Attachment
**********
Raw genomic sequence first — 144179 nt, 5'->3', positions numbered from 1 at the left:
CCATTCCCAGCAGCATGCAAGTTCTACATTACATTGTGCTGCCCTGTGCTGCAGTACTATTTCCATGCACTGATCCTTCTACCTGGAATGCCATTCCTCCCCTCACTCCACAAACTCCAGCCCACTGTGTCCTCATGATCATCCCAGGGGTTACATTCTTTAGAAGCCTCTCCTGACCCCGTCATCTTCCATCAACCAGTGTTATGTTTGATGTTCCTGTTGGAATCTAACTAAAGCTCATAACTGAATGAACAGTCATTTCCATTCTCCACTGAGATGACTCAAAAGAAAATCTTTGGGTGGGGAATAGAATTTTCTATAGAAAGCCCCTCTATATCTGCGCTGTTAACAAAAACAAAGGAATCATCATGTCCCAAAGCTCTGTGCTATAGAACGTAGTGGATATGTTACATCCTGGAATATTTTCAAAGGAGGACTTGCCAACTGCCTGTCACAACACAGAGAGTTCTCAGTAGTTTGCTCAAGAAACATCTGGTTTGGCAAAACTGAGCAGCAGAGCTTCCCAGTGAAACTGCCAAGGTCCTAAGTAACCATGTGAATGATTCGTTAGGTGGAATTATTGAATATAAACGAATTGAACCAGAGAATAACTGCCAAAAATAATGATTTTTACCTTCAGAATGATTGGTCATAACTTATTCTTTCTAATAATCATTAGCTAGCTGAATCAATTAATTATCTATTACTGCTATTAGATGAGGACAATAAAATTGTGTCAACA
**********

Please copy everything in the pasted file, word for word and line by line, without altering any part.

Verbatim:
Raw genomic sequence first — 144179 nt, 5'->3', positions numbered from 1 at the left:
CCATTCCCAGCAGCATGCAAGTTCTACATTACATTGTGCTGCCCTGTGCTGCAGTACTATTTCCATGCACTGATCCTTCTACCTGGAATGCCATTCCTCCCCTCACTCCACAAACTCCAGCCCACTGTGTCCTCATGATCATCCCAGGGGTTACATTCTTTAGAAGCCTCTCCTGACCCCGTCATCTTCCATCAACCAGTGTTATGTTTGATGTTCCTGTTGGAATCTAACTAAAGCTCATAACTGAATGAACAGTCATTTCCATTCTCCACTGAGATGACTCAAAAGAAAATCTTTGGGTGGGGAATAGAATTTTCTATAGAAAGCCCCTCTATATCTGCGCTGTTAACAAAAACAAAGGAATCATCATGTCCCAAAGCTCTGTGCTATAGAACGTAGTGGATATGTTACATCCTGGAATATTTTCAAAGGAGGACTTGCCAACTGCCTGTCACAACACAGAGAGTTCTCAGTAGTTTGCTCAAGAAACATCTGGTTTGGCAAAACTGAGCAGCAGAGCTTCCCAGTGAAACTGCCAAGGTCCTAAGTAACCATGTGAATGATTCGTTAGGTGGAATTATTGAATATAAACGAATTGAACCAGAGAATAACTGCCAAAAATAATGATTTTTACCTTCAGAATGATTGGTCATAACTTATTCTTTCTAATAATCATTAGCTAGCTGAATCAATTAATTATCTATTACTGCTATTAGATGAGGACAATAAAATTGTGTCAACA